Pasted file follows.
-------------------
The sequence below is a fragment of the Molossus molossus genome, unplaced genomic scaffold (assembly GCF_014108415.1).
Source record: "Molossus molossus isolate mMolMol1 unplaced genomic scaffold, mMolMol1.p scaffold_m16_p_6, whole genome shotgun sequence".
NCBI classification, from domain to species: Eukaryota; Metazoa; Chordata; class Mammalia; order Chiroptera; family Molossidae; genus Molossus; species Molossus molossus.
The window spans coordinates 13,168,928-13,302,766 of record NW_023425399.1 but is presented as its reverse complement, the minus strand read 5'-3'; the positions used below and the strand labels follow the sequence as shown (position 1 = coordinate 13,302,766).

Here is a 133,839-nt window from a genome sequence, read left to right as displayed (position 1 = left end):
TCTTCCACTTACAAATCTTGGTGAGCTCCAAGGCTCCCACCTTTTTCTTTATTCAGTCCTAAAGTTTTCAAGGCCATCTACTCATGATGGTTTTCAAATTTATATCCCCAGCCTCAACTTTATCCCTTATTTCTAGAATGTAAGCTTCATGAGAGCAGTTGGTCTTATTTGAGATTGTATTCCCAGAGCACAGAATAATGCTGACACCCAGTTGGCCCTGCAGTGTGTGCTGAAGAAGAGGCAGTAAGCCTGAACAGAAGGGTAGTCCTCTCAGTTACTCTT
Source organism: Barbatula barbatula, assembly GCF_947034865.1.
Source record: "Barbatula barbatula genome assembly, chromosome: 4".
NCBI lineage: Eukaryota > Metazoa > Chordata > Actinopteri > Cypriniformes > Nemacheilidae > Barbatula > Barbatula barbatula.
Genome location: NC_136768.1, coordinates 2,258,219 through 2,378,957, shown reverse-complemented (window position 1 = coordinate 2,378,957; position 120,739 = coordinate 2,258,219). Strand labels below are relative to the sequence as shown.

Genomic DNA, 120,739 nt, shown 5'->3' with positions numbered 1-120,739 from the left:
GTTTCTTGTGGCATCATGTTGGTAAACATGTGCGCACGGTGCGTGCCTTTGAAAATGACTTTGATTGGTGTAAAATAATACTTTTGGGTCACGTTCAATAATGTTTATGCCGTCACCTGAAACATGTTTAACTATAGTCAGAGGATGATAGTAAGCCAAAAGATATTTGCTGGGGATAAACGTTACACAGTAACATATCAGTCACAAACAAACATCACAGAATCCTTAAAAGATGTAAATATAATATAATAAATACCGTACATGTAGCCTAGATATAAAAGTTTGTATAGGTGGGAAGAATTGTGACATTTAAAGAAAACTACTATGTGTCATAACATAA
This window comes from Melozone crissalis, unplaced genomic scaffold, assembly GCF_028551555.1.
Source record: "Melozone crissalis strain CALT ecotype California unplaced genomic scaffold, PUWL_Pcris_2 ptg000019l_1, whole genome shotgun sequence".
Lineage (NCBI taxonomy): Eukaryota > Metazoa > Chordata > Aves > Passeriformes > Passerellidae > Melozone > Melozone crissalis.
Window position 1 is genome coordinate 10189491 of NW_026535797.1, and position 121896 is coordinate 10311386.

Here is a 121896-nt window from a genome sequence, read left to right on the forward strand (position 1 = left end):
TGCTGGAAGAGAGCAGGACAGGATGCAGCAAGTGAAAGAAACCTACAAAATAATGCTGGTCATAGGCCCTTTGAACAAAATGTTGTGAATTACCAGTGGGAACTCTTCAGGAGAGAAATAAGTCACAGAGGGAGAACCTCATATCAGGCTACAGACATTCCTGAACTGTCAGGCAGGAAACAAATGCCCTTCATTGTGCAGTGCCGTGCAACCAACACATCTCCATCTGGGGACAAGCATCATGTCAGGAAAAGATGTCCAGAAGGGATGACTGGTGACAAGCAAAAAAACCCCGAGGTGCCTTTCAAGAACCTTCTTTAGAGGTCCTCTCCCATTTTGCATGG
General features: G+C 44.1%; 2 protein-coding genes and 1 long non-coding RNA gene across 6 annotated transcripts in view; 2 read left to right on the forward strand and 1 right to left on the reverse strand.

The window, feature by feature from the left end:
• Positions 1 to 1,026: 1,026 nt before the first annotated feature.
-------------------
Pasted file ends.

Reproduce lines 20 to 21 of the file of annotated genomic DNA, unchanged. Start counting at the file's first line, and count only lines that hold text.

The window, feature by feature from the left end:
• Positions 1 to 1,026: 1,026 nt before the first annotated feature.